As tensions explode in Europe and Omicron lingers this past month, blessed are we to have “Bad Mode” in our lives, the latest life-affirming offering from international music fixture and proudly out non-binary icon Hikaru Utada.
Never playing the role of the diva or celebrity, Utada has pushed their 25+ million and counting album sales through the power of their distinctive singing and discerning sonic palette alone. Their debut album, First Love, was released when they were 16 years old and still remains the best-selling Japanese album ever. All these years later and Utada’s steadfast presence continues to loom over us, soft as a gentle breeze yet as immovable as Mt. Fuji itself, maybe now more than ever as the world has come together to partake in its baddest of modes.
Until more recent years, Utada’s western presence existed as an emphatic highlight of an extremely small sliver of their output; they were the singer that made those delightfully melodramatic ‘Kingdom Hearts’ songs, a fanatically obsessed-over game series in which an anime-haired Final Fantasian teenager in clown shoes bearing a weapon-sized key parades around a galaxy with the actual Donald Duck and Goofy. For better or worse, that’s largely how their American and European fan base found out and thought about them for many years, ironic as Utada’s released three English language albums made for the overseas market over their career. Not to mention, in fact, their birthplace is actually New York City which after 25 years they finally graced its hallowed billboards.
A Times Square-advertorial-glow up, any number of fully bilingual Instagram lives, their first album review from a certain controversial but undeniably payed-attention-to western music publication, the release of 2022’s ‘Bad Mode’ allowed outside audiences to finally clue in on the fact that Utada is, and has been since the start, an international Goliath existing entirely in the lane they sculpted for themself. One might not necessarily call Bad Mode the album they’ve been working towards for their whole career, as with each of their releases they further evolve, constantly blending many new strands of aural DNA into their comfortable sound. What it definitely does culminate, however, are their tendencies towards both western and eastern music; a full marriage between their Japanese output and their English sensibilities.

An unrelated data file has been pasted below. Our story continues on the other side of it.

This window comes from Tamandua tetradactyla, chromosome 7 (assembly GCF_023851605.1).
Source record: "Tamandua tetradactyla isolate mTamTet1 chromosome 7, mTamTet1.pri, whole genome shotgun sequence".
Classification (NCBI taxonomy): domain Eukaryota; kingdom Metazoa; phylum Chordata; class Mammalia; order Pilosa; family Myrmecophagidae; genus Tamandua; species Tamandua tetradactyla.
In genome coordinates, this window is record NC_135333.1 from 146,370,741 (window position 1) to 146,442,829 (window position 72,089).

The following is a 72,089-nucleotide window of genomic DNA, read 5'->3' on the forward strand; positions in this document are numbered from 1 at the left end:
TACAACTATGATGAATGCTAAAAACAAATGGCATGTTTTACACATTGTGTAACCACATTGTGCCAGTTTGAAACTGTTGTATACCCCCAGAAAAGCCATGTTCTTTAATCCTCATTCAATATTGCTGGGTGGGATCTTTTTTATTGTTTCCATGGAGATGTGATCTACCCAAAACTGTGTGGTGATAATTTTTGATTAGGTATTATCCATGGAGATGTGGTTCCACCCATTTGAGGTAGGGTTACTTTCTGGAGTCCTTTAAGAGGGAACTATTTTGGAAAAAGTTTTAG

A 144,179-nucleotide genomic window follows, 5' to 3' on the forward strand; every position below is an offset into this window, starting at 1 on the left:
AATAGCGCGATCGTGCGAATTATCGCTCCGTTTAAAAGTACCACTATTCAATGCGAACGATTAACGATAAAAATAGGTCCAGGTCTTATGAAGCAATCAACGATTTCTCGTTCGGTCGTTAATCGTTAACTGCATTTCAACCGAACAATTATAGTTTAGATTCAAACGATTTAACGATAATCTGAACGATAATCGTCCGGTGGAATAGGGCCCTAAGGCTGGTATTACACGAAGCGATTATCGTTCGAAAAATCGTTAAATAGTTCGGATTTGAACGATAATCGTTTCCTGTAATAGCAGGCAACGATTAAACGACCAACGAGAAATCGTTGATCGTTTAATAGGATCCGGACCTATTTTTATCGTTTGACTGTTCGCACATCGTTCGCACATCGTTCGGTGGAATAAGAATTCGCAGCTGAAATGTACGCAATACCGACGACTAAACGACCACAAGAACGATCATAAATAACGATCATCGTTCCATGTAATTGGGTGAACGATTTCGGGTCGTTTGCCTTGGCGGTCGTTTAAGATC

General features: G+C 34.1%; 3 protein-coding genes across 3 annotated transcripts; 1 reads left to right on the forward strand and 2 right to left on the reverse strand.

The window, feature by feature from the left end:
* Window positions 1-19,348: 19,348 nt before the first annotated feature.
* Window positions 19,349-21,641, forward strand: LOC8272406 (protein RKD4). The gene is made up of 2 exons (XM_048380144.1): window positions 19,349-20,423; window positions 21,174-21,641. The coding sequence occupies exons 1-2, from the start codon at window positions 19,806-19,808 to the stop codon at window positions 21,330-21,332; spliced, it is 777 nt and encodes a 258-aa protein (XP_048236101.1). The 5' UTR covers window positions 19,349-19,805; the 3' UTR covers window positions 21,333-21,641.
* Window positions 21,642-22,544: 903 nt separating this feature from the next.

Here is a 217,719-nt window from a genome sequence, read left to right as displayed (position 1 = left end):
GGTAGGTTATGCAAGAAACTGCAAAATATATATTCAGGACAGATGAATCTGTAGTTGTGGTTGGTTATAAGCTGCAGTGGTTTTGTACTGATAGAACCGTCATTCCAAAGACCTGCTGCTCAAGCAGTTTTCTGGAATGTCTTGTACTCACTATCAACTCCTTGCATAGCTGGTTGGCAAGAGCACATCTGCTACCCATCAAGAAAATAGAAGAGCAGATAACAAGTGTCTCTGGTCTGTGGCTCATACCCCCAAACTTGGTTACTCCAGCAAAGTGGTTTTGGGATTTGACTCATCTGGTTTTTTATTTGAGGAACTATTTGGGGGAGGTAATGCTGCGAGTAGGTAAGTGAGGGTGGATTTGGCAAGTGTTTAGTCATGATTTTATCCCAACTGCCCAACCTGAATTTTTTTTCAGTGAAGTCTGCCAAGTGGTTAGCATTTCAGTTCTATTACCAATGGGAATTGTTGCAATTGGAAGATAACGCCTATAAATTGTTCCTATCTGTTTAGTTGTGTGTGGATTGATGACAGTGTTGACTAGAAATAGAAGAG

What makes Utada an international artist runs deeper than just the platinum song meister accruing vast worldwide following. Largely thanks to Japanese cartoons as well as having purchase in the Internet Culture, lots of Japanese artists have amassed fans. That Hikaru Utada has released three English-language albums for the American audience, in addition to historically being no stranger to incorporating English lyricism, also isn’t alone what defines them, at their core, as a global artist. Not even their American birth and tenure at Columbia University singularly makes them worldly, though certainly this and all these factors contribute to one simple truth: They make international art. Their soul inclines them to make their craft to be a worldwide one in its very essence.
Look at list of the producers and musicians Utada’s gravitated to bring in on their eighth effort for the Japanese market, and you’ll see a lot of western critical darlings. Pluto records founder and float points leader Sam Shepherd, Hyperpop Battlemaster and Charlie XCX executive producer A.G. Cook, and the dubstepper revolutionary Skrillex via his and Utada’s ‘Kingdom Hearts 3’ collaboration “Face My Fears.” What’s especially interesting with Utada’s musical entwinements from artists across the pond is that they all play to Utada’s house style as opposed to Utada’s trying to contort their art into their collaborators. Case in point the A.G. Cook produced “One Last Kiss,” the theme from the final final Evangelion movie and a particularly huge on-the-ground single last year, shares much of the same spiritual texture as their earliest singles like “Automatic” or “Traveling.”
A 2022 Utada album could only be a global one but first and foremost “BAD モード, as it’s stylized for its Japanese release with its combined English and Katakana a manifestation of this inherent international quality, is a dyed-in-the-wool Hikaru Utada album. Well, it’s one that makes the mad genius choice of finishing off with a truly wild 12-minute acid house track that will keep you dancing in your room throughout the third year of Corona. It’s not trying to make a calculated appeal to western sensibilities like modern K-Pop often wants also do. Fluidly slipping back and forth between Japanese and English verbiage, unconcerned with trends of the now instead bringing in these modern and bicoastal elements just to build upon their own sound, continually striking at the heart of all as they hone in on 40, Bad Mode is nothing but a product of its creator’s nature.